Just recently, a highly respected sage, Rabbi Zalman Nehemiah Goldberg, son-in-law of the late, great venerated sage Rabbi Shlomo Zalman Auerbach, shocked many by stating that Judaism is in favour of organ donation. He attached the usual caveat that one should consult one’s rabbi on this. But the message is clear and unequivocal.
The question is, will it make a difference?
Why would it not? Because it remains an entrenched myth in the mind of so many that Judaism is against organ donation. Jews and non-Jews are convinced of this.
Why do so many people believe this? There are a number of possible reasons. One is simple: ignorance. People don’t know, and therefore assume, often incorrectly. Another is that it is convenient to believe that Judaism is against organ donation, because that way, you are off the hook and don’t need to contemplate this urgent and life-saving matter. People generally avoid all conversation regarding their eventual demise, including buying burial plots. Organ donation fits with this avoidance response.
Or, people might actually be afraid of donating an organ. Why? Perhaps they give credence to the preposterous statements they may have heard, and attributed to some otherwise sage individuals, to the effect that if you donate an organ, you will come into the afterlife without that organ, as a punishment for having saved someone’s life! This is so ridiculous as to defy comment, yet it circulates and does its own incalculable damage.
Imagine that God would punish someone for having fulfilled the supreme mitzvah of saving a life. Or that God, who generates life, cannot generate another kidney. Or that someone who donates a heart will walk around in the afterlife without a heart!
By the way, what happens to those who did not donate a life-saving organ, but nevertheless had a lung or kidney removed because of cancer? Do they likewise get punished for having cancer? The more we splice this, the more absurd it sounds, because it is absurd.
Not absurd is the presumption made by many that Judaism insists on burial after death, and that by donating an organ, that body part is not buried. The premise is correct, but the conclusion is not. The Torah obliges us to bury those who have died. That is clear. Equally clear is that saving a life is a vital mitzvah that is praised and encouraged as the most noble deed that we are humanly capable of.
Until this generation, these two concepts never met after death, because organ donation was not a viable medical procedure. That has changed in the past few decades, such that organ donation is now part of after-life care. The human body is sacred, both in life and after death. If after death, one can save a life with a body part, that is an overriding mitzvah, pikuach nefesh, that pre-empts the other competing mitzvah obligations.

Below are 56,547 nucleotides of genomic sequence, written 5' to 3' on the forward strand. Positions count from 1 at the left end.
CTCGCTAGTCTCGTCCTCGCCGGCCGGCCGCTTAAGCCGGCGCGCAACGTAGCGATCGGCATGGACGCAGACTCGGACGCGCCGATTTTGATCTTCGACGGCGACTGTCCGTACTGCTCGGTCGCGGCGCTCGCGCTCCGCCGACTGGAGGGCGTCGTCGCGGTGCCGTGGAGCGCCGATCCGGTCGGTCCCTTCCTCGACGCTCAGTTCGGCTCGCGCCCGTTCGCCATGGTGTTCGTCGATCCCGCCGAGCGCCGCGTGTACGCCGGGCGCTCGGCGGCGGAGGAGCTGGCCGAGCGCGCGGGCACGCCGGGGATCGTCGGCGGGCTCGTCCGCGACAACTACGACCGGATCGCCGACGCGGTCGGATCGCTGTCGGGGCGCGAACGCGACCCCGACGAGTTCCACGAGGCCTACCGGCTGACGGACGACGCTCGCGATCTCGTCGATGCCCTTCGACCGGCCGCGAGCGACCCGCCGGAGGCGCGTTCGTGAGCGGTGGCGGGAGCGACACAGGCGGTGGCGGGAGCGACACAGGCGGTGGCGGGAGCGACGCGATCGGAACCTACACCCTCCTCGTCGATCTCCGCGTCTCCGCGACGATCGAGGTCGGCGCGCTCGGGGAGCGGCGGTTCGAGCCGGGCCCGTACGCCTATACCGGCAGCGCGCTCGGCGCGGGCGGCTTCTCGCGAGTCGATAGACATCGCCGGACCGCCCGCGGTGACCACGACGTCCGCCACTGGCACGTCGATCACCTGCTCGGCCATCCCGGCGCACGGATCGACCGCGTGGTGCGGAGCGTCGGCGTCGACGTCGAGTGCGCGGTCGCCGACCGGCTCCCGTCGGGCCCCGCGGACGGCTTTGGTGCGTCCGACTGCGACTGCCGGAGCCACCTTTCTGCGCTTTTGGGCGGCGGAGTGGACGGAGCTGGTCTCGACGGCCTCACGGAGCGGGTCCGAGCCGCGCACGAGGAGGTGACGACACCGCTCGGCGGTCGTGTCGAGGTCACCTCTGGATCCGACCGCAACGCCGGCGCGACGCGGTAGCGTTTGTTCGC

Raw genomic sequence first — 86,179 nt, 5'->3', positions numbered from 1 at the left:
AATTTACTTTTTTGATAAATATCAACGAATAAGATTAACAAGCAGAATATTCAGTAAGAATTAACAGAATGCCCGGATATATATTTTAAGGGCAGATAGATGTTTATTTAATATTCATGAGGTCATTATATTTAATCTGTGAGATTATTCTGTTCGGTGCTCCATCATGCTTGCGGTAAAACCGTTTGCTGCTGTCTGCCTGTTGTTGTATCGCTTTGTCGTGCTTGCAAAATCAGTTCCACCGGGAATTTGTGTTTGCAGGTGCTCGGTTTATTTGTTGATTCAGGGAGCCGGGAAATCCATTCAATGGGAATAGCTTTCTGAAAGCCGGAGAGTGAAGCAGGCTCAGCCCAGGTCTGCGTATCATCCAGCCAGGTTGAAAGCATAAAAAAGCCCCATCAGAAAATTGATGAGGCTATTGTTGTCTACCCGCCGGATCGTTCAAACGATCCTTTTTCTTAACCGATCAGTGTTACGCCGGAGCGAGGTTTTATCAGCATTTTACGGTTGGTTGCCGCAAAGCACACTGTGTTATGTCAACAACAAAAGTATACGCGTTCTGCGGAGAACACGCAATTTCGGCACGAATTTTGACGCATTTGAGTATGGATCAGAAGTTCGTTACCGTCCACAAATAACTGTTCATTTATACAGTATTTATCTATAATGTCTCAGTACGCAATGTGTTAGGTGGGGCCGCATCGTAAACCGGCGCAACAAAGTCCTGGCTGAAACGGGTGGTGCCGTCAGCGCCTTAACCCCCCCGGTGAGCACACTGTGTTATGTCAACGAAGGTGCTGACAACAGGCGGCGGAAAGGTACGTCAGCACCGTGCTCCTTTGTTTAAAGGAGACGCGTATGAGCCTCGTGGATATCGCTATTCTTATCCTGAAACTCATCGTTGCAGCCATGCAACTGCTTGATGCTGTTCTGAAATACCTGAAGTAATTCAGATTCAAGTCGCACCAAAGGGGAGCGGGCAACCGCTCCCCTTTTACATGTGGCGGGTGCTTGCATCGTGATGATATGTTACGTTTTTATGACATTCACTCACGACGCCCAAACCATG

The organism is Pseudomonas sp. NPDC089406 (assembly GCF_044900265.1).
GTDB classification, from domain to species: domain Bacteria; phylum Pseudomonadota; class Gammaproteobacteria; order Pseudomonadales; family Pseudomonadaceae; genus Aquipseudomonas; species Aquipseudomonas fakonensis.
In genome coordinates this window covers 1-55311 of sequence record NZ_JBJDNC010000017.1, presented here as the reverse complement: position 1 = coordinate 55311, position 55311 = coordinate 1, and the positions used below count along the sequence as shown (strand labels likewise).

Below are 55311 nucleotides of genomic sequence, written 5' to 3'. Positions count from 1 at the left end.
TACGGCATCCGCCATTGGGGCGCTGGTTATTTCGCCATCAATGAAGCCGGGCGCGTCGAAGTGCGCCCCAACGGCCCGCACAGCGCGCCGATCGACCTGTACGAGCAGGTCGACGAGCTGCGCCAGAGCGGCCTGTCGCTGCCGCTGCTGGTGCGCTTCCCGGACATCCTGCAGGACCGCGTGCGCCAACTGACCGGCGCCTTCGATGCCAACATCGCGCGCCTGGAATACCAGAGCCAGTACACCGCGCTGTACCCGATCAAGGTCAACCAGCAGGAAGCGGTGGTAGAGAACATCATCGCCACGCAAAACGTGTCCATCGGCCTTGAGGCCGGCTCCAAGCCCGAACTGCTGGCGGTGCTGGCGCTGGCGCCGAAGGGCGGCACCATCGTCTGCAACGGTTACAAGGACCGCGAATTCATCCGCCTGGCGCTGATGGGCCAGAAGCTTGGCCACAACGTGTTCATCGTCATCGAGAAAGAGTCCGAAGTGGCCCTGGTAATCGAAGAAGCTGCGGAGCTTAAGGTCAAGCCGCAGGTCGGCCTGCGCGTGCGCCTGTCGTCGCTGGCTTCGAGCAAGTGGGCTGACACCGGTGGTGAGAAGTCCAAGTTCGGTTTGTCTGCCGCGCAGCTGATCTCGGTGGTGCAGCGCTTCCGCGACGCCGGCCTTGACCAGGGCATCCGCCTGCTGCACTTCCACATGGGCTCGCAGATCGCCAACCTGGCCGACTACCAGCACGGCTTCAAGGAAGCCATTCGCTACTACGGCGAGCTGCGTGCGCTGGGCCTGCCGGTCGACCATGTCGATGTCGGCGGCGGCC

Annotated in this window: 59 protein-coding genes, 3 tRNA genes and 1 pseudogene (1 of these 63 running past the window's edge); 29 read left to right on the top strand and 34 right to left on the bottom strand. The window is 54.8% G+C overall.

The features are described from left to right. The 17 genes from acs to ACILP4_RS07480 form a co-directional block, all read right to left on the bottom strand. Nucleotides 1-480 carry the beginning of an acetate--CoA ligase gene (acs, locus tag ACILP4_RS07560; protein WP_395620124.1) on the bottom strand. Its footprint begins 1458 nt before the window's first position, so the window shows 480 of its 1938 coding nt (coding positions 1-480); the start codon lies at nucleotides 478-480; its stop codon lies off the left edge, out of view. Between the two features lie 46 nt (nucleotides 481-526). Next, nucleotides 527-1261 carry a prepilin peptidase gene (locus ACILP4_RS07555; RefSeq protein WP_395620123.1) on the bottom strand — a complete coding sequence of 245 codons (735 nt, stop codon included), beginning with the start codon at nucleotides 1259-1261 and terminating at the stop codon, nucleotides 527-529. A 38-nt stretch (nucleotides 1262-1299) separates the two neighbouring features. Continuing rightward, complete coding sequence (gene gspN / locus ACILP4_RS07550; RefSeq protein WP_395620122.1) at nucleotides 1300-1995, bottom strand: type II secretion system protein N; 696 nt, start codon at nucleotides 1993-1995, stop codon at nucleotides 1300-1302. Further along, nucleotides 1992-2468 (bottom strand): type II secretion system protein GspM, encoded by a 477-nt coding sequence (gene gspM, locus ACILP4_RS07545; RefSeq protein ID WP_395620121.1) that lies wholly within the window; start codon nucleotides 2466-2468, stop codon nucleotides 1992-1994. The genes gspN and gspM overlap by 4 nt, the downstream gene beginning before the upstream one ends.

We understand that one must treat the Shabbat as an ordinary day in order to save a life. The same logic applies to the mitzvah of burial, namely that the rule of mandatory burial is waived for that organ or part (cornea) used to save life, or sight, as the case may be. Admittedly, it will take more than a few years to have an entire faith community re-adjust thinking that dates back thousands of years, thinking that has given birth to a noble Jewish reflex: death followed by funeral and burial, done as soon as possible with no delays.
The reality is that donating organs after one has passed from the world is a difficult concept, and it takes only a slight blip to convince people to back off from it. We continue to face an acute shortage of organs, to the extent that every three days, a person in Ontario dies waiting for an organ.
And to be fair, there are challenges, the most critical of which is assuring that the person donating an organ is dead according to halachic definition. For this, we have a major difference of opinion surrounding the issue of brain stem death, specifically whether it is a sufficient criteria to establish that the person is dead according to Jewish law.
The Halachic Organ Donation Society (HODS) has many rabbis associated with it who have signed their organ donor card. They have made this known in a public manner, and they have endorsed the brain-stem death concept. The issue is still not finalized, but it’s still possible to be an organ donor even with this challenge. And in many places in Canada, DCD, short for donation after cardiac death, has been implemented to help save lives.